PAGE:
For example, a 10 second sprint followed by 30-60 seconds of rest. Sprint intervals like this are often characterized by quick or short duration work periods, with longer rest periods as high as ten times the duration of the work portion.

Often energy system work in this realm is characterized by 3-6 times the amount of recovery relative to your work period, or enough time to allow a chemical process to restore ATP again within the muscle.

For example, 40m, 60m, 80m and 100m sprints are mostly geared to this energy system, and are among my favourite protocols for maintaining cardiovascular fitness via this system.

Often I’ll just do a quick sprint, walk back slowly and repeat.

The nice thing about this type of training, is that you can do significantly less but get great results, while preserving metabolically active muscle tissue, so they are time efficient.

The more work you do in this realm, the more muscle mass is also likely to be preserved (by comparison to the other two), but in my opinion shouldn’t be at the expense of occasionally working on the other two energy systems.

2. The Medium System

AKA: Glycolytic System (Lactic Anaerobic Energy System)

The glycolytic system or your sugar system, still requires energy expenditure in an environment without oxygen like the ATP-CP system, but after about 10-12 seconds the body basically starts utilizing simple carbohydrates or glucose as a fuel source, rather than ATP.

Sugar requires some breakdown and chemical changes to occur for this system to be effective and training this system leads to a better utilization of glucose and a greater duration of exercise at a higher intensity.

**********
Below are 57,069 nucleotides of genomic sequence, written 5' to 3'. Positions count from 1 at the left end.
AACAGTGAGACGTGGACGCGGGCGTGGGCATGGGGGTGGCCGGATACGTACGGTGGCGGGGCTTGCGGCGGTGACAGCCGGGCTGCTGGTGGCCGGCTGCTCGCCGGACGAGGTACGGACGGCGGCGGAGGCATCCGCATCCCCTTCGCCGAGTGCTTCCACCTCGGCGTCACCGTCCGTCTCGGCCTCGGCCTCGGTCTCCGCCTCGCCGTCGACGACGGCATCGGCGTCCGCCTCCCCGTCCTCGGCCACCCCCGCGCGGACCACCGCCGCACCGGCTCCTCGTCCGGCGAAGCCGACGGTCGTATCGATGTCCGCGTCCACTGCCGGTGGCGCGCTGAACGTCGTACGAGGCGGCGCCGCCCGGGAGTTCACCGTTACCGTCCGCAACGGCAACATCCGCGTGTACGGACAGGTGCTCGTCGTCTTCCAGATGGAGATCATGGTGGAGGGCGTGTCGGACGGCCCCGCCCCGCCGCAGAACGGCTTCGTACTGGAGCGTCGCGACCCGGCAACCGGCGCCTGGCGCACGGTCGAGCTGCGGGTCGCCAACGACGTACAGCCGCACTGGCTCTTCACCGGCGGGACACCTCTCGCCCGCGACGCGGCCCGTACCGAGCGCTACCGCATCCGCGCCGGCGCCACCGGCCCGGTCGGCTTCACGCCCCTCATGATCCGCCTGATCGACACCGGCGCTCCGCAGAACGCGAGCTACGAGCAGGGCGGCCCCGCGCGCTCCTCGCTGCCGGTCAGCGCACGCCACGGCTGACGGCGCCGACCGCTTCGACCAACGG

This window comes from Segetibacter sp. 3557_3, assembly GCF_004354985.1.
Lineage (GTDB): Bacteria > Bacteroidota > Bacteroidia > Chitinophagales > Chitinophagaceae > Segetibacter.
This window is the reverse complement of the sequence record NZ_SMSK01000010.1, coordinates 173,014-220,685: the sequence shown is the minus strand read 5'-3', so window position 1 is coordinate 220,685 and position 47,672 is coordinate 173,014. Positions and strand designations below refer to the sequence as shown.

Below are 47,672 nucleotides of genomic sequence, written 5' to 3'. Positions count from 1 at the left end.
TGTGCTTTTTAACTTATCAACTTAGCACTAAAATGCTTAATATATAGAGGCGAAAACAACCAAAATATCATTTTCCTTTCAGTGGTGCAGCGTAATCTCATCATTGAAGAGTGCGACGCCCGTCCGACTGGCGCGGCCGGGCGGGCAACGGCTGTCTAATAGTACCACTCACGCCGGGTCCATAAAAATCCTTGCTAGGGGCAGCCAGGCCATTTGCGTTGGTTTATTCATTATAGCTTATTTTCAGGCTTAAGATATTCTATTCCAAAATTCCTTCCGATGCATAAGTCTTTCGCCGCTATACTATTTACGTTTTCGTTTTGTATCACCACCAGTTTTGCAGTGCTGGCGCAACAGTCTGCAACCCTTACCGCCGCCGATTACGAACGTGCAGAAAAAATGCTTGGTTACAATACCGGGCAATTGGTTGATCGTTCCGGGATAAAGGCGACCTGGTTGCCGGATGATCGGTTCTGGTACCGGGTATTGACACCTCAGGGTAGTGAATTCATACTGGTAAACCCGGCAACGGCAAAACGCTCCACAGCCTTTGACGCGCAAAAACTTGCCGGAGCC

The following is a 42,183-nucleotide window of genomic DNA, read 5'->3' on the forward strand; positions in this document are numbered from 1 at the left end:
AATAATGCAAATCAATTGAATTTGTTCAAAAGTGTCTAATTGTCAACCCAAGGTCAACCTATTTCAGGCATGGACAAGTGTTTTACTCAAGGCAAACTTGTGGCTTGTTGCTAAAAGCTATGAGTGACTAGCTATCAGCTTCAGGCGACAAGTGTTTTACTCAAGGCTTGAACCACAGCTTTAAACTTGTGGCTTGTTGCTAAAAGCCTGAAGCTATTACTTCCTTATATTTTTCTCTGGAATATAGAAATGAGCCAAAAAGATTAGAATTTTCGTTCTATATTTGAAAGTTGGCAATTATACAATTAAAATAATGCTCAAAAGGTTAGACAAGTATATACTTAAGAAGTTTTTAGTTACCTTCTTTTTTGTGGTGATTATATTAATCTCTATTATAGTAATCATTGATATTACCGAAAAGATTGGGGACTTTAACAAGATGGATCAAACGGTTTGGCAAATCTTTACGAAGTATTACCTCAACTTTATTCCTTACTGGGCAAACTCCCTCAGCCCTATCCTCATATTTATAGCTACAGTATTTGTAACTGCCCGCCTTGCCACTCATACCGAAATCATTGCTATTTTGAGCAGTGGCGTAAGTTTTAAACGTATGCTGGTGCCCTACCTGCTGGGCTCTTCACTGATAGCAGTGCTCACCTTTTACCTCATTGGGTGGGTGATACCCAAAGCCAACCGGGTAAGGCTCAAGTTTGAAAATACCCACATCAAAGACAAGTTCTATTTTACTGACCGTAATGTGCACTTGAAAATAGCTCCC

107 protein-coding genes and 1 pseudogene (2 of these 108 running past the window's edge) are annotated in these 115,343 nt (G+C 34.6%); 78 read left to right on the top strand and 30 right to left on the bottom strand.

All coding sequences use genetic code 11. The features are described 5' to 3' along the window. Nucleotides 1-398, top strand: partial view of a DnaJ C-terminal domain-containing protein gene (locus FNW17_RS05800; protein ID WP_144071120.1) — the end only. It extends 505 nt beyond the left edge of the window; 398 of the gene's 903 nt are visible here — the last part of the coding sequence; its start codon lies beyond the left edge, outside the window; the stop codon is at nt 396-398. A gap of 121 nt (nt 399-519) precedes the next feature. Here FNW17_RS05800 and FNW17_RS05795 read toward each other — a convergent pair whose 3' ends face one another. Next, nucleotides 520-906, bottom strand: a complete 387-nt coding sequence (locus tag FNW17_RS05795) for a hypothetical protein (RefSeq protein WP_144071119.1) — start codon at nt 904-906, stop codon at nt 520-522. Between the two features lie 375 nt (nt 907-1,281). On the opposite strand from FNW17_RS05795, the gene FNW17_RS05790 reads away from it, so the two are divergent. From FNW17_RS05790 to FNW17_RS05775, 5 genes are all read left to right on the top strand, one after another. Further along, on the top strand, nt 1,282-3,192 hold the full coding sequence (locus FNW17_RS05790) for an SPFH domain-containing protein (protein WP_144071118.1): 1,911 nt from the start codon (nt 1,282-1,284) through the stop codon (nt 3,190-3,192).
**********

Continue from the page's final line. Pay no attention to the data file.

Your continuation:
This system is predominantly used in Power Sports like Soccer, Basketball, Hockey, Rugby, and 200m, 400m, 800m track events.

The downside?

Lactic Acid build-up, which isn’t as bad as most people think, however, it still creates a burning sensation as your body produces the acid  — which is actually a fuel source, basically your body in an anaerobic state produces lactic acid  — and eventually will disallow you from continuing at that intensity.

This is also often referred to as the Lactate Threshold, but your body is good at dealing with it for about 90-120 seconds, depending on training, before it has to start utilizing the aerobic energy system and your power output has to drop.

It’s maintaining this intensity past your initial threshold, that makes training this energy system so vital, in so many activities.